Why is the Congress a great place for students from around the world?
Esther Laforest, Student Section Committee member,
shares her reasons for attending the Congress year after year
Q: What are some of the benefits for students interested in palliative care in attending this Congress?
A: At the 22nd International Congress on Palliative Care, students interested in palliative care can find excellent opportunities to network with other students from around the world who share similar clinical and research interests through the many congress activities as well as the Student Forum (Oct. 4, 11 a.m.) and the Student Night Out (Oct. 4, 6 p.m.).
The Student Forum will provide the opportunity for students to share and discuss issues they are facing working in palliative care. This year’s focus will be on moral distress encountered by students in clinical practice and research. The congress program also provides numerous talks by international speakers on a wide range of subjects related to pediatric and adult palliative care.
Students can link up with other students and professionals on Facebook - Palliative Care Student Group. This Facebook group is also an opportunity to share articles, job postings, and learning opportunities with other students working in palliative care.
........ Q: Why do you personally keep coming back?
A: The 22nd International Congress on Palliative care provides numerous opportunities for students to present their work in a forum that is inclusive to many different perspectives and areas of research and practice related to palliative care. This congress cultivates a sense of community and support for learners, as well as encourages self-care and personal growth. The congress reminds us we are all learners throughout life.
“It was at the International Congress on Palliative Care in 2010, that I first had the opportunity to present work related to my area of clinical and research interest: palliative care for patients living with heart failure. Although the topic was not yet mainstream at other conferences, at the Congress on Palliative Care I had the opportunity to meet international clinical and research leaders in the area! I was encouraged to continue my studies in this exciting field!”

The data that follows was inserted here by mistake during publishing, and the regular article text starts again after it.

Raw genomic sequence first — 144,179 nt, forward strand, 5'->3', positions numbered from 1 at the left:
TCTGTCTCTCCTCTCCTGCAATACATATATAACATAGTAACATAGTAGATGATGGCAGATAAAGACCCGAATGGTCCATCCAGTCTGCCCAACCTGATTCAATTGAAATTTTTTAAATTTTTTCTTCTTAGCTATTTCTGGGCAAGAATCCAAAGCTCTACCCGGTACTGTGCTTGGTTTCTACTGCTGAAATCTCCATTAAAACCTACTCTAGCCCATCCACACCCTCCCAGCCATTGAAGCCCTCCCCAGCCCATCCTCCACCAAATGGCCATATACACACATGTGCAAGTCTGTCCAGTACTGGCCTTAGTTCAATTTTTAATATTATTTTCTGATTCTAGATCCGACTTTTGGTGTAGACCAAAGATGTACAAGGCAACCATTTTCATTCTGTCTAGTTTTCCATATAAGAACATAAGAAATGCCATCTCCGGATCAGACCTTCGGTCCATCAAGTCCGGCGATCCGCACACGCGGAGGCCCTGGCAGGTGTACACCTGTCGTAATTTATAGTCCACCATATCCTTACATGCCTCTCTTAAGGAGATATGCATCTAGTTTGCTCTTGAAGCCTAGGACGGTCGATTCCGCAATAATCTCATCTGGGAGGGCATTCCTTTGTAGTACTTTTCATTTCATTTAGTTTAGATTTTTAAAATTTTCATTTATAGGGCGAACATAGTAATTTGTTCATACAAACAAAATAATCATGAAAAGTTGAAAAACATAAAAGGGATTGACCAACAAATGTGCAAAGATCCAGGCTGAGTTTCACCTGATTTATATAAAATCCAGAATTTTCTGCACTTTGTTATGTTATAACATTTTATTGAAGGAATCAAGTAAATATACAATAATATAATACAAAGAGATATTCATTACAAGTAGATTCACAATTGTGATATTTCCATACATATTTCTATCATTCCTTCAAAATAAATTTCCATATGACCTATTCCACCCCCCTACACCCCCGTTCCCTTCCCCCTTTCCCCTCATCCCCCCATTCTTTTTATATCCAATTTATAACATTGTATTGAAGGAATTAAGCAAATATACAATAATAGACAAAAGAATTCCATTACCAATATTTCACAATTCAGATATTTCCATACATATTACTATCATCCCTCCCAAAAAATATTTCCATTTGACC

Q: How can fellow students meet up and network at the conference?
A: The Palliative Care Student Group will have a student table in the foyer where students attending the conference can meet members of the executive committee, and meet up with each other! We will have candy to supply your energy needs between sessions!
Students are encouraged to attend the Student Forum on Thursday October 4th to hear internationally renowned Dr. Franco Carnevale share his perspectives on managing moral distress in palliative care clinical practice and research. After the talk we will have an open discussion where students will have the opportunity to share their experiences.
The Student Night Out at Sarah B’s Absinthe Bar at the Intercontinental Hotel is a 5-minute walk from the convention center. Students can meet for drink between 6 to 8 p.m.… or later!
Q: : How do some of the relationships you make last throughout the year? What opportunities exist for ongoing collaboration or networking?
A: Students can continue to connect with one another throughout the year using the Facebook group, or by joining the executive student group to help plan activities for the 2020 congress!
Esther Laforest, Monica Parmar Calislar, and Philippe Carruzzo MD